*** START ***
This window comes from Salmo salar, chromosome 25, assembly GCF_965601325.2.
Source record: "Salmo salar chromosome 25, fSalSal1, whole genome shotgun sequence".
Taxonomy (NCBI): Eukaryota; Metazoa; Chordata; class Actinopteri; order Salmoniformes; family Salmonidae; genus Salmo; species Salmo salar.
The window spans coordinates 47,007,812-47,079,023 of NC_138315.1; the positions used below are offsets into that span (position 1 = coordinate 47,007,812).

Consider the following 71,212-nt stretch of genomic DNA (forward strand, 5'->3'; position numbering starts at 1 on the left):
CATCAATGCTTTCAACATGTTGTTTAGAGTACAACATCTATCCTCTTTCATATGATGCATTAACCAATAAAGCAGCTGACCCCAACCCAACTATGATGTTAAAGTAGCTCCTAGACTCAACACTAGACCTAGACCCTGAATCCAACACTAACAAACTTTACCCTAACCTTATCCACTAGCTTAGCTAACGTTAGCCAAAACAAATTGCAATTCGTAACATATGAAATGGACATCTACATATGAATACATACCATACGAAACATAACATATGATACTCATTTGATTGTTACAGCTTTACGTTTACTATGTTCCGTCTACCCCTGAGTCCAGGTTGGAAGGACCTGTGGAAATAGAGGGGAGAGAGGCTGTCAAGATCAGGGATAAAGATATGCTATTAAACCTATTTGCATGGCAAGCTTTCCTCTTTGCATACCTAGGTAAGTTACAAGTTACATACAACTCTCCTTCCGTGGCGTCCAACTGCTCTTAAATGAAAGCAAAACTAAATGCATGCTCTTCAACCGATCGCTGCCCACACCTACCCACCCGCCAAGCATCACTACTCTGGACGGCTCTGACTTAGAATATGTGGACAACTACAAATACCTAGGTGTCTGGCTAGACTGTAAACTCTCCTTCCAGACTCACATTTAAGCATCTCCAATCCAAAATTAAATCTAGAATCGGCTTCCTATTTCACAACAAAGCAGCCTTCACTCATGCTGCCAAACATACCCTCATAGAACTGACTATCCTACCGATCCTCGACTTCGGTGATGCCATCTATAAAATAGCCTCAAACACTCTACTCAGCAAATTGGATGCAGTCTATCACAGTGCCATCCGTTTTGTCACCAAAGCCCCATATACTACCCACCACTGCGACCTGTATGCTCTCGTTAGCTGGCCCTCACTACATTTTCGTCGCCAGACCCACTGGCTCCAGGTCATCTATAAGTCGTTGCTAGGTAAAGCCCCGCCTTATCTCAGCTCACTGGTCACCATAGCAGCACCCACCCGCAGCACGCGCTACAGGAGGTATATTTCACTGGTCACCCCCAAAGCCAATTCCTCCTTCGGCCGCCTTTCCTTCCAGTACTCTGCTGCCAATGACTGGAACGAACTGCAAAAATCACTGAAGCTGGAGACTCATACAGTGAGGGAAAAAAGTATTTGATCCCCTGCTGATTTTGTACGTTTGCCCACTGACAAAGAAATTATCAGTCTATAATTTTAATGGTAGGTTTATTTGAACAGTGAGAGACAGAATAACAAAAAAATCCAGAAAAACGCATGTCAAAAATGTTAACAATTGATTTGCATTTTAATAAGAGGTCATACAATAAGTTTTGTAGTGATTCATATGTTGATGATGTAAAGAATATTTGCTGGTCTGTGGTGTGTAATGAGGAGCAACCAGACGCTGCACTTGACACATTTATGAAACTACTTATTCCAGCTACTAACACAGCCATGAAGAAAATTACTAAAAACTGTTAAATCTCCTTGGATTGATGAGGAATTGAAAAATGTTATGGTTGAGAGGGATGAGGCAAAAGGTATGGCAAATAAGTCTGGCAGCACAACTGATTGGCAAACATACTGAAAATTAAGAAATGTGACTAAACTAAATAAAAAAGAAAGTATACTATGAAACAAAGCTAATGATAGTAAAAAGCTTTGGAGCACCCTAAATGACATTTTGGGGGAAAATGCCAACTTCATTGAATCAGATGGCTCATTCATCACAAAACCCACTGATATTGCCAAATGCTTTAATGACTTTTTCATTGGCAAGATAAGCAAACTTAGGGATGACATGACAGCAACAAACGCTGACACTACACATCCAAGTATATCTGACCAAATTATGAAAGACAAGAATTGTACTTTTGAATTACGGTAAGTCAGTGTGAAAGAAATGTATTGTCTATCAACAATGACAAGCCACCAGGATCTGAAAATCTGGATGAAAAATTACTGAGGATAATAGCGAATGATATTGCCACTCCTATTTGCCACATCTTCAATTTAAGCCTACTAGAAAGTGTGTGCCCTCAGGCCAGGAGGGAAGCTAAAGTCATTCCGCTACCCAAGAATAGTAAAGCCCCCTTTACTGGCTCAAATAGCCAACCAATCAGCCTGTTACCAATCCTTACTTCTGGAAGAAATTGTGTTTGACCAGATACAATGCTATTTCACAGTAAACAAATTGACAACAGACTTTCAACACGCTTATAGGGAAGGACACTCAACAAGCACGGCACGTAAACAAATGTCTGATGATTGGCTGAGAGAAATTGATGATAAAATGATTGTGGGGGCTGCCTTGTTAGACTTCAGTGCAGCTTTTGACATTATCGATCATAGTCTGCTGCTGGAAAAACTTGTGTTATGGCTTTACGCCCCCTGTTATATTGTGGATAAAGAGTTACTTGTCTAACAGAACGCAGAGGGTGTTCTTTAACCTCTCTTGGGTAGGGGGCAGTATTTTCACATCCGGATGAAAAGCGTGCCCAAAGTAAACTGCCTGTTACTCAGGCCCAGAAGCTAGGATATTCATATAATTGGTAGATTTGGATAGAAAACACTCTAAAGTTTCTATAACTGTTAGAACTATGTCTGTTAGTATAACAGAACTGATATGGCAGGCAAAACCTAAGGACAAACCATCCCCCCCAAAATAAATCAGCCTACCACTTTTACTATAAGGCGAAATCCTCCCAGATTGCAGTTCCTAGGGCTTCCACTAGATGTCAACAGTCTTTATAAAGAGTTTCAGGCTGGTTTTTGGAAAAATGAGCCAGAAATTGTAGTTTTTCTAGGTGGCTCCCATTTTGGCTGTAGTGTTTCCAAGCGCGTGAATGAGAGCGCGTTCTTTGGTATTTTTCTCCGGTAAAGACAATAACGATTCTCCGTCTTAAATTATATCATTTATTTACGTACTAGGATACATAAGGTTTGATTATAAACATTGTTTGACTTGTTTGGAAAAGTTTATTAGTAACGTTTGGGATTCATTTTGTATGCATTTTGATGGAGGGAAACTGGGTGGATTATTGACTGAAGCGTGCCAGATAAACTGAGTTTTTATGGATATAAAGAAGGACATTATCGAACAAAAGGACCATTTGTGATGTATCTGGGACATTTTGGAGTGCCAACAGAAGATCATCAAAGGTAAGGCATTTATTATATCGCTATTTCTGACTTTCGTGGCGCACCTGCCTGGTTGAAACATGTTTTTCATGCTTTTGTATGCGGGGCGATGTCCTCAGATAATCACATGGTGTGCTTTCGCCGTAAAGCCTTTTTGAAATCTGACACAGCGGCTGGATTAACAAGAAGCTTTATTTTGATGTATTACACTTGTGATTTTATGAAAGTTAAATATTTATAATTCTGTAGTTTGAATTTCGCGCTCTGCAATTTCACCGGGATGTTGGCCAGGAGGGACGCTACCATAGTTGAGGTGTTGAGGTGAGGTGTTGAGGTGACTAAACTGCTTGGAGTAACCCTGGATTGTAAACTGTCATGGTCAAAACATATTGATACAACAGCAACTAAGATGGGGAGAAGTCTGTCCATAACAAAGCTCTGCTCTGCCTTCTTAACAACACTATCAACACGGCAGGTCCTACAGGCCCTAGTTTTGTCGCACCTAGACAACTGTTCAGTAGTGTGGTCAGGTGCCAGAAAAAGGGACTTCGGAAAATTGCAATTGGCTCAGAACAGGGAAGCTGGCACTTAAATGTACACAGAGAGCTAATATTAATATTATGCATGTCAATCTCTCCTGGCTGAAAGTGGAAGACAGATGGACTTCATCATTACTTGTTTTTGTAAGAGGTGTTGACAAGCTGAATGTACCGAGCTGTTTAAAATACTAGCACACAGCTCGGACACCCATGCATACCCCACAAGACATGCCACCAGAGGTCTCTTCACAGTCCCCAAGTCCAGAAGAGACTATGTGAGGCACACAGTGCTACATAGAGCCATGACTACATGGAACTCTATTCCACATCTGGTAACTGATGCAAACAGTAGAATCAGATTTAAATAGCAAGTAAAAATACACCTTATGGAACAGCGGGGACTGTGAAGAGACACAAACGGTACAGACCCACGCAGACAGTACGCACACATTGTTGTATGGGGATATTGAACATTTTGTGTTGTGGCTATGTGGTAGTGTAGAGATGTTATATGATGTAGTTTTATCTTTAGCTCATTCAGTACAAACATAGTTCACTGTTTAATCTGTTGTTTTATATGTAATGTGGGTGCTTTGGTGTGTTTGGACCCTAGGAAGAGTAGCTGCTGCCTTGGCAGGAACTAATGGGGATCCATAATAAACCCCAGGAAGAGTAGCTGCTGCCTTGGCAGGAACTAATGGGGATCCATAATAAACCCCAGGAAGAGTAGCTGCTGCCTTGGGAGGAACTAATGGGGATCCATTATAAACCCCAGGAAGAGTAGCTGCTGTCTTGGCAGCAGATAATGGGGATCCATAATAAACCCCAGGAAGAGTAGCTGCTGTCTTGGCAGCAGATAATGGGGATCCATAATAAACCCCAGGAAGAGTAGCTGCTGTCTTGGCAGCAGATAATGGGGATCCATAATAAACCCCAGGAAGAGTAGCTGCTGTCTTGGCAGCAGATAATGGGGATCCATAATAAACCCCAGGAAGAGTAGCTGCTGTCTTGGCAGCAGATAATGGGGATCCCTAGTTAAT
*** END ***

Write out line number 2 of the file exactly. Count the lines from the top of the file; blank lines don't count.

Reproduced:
Source record: "Salmo salar chromosome 25, fSalSal1, whole genome shotgun sequence".